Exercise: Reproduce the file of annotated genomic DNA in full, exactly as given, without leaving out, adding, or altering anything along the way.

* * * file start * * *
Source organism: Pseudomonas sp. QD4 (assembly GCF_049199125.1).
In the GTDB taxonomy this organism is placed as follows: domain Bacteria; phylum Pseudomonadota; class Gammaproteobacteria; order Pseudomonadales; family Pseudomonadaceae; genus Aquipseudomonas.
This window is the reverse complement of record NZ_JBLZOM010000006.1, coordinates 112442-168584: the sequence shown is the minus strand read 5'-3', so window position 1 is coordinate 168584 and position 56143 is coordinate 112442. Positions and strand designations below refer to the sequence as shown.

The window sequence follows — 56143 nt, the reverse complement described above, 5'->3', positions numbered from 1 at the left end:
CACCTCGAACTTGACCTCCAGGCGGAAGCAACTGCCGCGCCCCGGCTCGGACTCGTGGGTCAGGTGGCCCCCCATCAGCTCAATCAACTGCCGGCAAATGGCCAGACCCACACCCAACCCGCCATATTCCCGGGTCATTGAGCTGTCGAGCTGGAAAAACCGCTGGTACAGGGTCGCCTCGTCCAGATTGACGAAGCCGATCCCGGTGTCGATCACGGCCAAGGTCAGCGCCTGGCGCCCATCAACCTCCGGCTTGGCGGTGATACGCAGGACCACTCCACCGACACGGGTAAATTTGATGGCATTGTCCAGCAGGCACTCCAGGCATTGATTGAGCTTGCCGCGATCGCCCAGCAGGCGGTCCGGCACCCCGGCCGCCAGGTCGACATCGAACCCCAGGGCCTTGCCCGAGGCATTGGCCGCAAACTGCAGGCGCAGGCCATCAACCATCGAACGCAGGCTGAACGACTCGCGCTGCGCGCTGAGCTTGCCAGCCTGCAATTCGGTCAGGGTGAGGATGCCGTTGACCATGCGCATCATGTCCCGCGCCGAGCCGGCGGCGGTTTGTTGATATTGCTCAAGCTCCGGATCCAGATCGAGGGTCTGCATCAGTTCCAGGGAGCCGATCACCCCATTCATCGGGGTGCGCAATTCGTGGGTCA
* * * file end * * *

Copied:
Source organism: Pseudomonas sp. QD4 (assembly GCF_049199125.1).
In the GTDB taxonomy this organism is placed as follows: domain Bacteria; phylum Pseudomonadota; class Gammaproteobacteria; order Pseudomonadales; family Pseudomonadaceae; genus Aquipseudomonas.
This window is the reverse complement of record NZ_JBLZOM010000006.1, coordinates 112442-168584: the sequence shown is the minus strand read 5'-3', so window position 1 is coordinate 168584 and position 56143 is coordinate 112442. Positions and strand designations below refer to the sequence as shown.

The window sequence follows — 56143 nt, the reverse complement described above, 5'->3', positions numbered from 1 at the left end:
CACCTCGAACTTGACCTCCAGGCGGAAGCAACTGCCGCGCCCCGGCTCGGACTCGTGGGTCAGGTGGCCCCCCATCAGCTCAATCAACTGCCGGCAAATGGCCAGACCCACACCCAACCCGCCATATTCCCGGGTCATTGAGCTGTCGAGCTGGAAAAACCGCTGGTACAGGGTCGCCTCGTCCAGATTGACGAAGCCGATCCCGGTGTCGATCACGGCCAAGGTCAGCGCCTGGCGCCCATCAACCTCCGGCTTGGCGGTGATACGCAGGACCACTCCACCGACACGGGTAAATTTGATGGCATTGTCCAGCAGGCACTCCAGGCATTGATTGAGCTTGCCGCGATCGCCCAGCAGGCGGTCCGGCACCCCGGCCGCCAGGTCGACATCGAACCCCAGGGCCTTGCCCGAGGCATTGGCCGCAAACTGCAGGCGCAGGCCATCAACCATCGAACGCAGGCTGAACGACTCGCGCTGCGCGCTGAGCTTGCCAGCCTGCAATTCGGTCAGGGTGAGGATGCCGTTGACCATGCGCATCATGTCCCGCGCCGAGCCGGCGGCGGTTTGTTGATATTGCTCAAGCTCCGGATCCAGATCGAGGGTCTGCATCAGTTCCAGGGAGCCGATCACCCCATTCATCGGGGTGCGCAATTCGTGGGTCA